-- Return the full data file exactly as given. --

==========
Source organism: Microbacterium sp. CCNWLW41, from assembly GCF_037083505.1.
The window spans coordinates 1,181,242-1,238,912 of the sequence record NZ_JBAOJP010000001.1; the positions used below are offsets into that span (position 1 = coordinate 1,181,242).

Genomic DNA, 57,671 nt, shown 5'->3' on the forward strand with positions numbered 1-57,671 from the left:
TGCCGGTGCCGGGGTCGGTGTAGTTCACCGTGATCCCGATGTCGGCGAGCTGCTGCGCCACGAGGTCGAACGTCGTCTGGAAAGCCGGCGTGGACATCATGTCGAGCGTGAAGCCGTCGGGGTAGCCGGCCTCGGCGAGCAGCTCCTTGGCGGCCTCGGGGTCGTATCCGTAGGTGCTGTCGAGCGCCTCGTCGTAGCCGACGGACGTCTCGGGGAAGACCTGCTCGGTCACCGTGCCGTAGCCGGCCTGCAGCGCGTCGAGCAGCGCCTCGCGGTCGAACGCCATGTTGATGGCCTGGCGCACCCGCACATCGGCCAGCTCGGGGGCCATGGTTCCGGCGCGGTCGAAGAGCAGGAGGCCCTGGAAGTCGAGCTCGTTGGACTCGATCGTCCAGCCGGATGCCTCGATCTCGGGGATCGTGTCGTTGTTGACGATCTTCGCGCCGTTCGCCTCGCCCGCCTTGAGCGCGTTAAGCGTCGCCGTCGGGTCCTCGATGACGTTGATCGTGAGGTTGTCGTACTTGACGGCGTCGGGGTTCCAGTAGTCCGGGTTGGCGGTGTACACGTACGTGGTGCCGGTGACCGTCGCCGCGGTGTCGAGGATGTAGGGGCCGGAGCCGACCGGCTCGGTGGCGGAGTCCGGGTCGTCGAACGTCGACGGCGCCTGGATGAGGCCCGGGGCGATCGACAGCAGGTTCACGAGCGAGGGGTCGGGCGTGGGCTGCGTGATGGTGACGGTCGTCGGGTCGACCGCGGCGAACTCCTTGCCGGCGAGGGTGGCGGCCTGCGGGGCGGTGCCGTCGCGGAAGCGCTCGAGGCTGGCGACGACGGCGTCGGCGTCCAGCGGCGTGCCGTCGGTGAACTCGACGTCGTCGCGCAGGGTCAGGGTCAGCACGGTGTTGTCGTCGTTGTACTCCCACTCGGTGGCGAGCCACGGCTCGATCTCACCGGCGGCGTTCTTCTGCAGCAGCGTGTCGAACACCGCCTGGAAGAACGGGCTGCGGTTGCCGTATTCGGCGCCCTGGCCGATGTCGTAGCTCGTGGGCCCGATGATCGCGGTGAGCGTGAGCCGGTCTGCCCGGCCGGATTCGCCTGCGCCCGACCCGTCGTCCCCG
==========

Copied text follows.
Source organism: Microbacterium sp. CCNWLW41, from assembly GCF_037083505.1.
The window spans coordinates 1,181,242-1,238,912 of the sequence record NZ_JBAOJP010000001.1; the positions used below are offsets into that span (position 1 = coordinate 1,181,242).

Genomic DNA, 57,671 nt, shown 5'->3' on the forward strand with positions numbered 1-57,671 from the left:
TGCCGGTGCCGGGGTCGGTGTAGTTCACCGTGATCCCGATGTCGGCGAGCTGCTGCGCCACGAGGTCGAACGTCGTCTGGAAAGCCGGCGTGGACATCATGTCGAGCGTGAAGCCGTCGGGGTAGCCGGCCTCGGCGAGCAGCTCCTTGGCGGCCTCGGGGTCGTATCCGTAGGTGCTGTCGAGCGCCTCGTCGTAGCCGACGGACGTCTCGGGGAAGACCTGCTCGGTCACCGTGCCGTAGCCGGCCTGCAGCGCGTCGAGCAGCGCCTCGCGGTCGAACGCCATGTTGATGGCCTGGCGCACCCGCACATCGGCCAGCTCGGGGGCCATGGTTCCGGCGCGGTCGAAGAGCAGGAGGCCCTGGAAGTCGAGCTCGTTGGACTCGATCGTCCAGCCGGATGCCTCGATCTCGGGGATCGTGTCGTTGTTGACGATCTTCGCGCCGTTCGCCTCGCCCGCCTTGAGCGCGTTAAGCGTCGCCGTCGGGTCCTCGATGACGTTGATCGTGAGGTTGTCGTACTTGACGGCGTCGGGGTTCCAGTAGTCCGGGTTGGCGGTGTACACGTACGTGGTGCCGGTGACCGTCGCCGCGGTGTCGAGGATGTAGGGGCCGGAGCCGACCGGCTCGGTGGCGGAGTCCGGGTCGTCGAACGTCGACGGCGCCTGGATGAGGCCCGGGGCGATCGACAGCAGGTTCACGAGCGAGGGGTCGGGCGTGGGCTGCGTGATGGTGACGGTCGTCGGGTCGACCGCGGCGAACTCCTTGCCGGCGAGGGTGGCGGCCTGCGGGGCGGTGCCGTCGCGGAAGCGCTCGAGGCTGGCGACGACGGCGTCGGCGTCCAGCGGCGTGCCGTCGGTGAACTCGACGTCGTCGCGCAGGGTCAGGGTCAGCACGGTGTTGTCGTCGTTGTACTCCCACTCGGTGGCGAGCCACGGCTCGATCTCACCGGCGGCGTTCTTCTGCAGCAGCGTGTCGAACACCGCCTGGAAGAACGGGCTGCGGTTGCCGTATTCGGCGCCCTGGCCGATGTCGTAGCTCGTGGGCCCGATGATCGCGGTGAGCGTGAGCCGGTCTGCCCGGCCGGATTCGCCTGCGCCCGACCCGTCGTCCCCG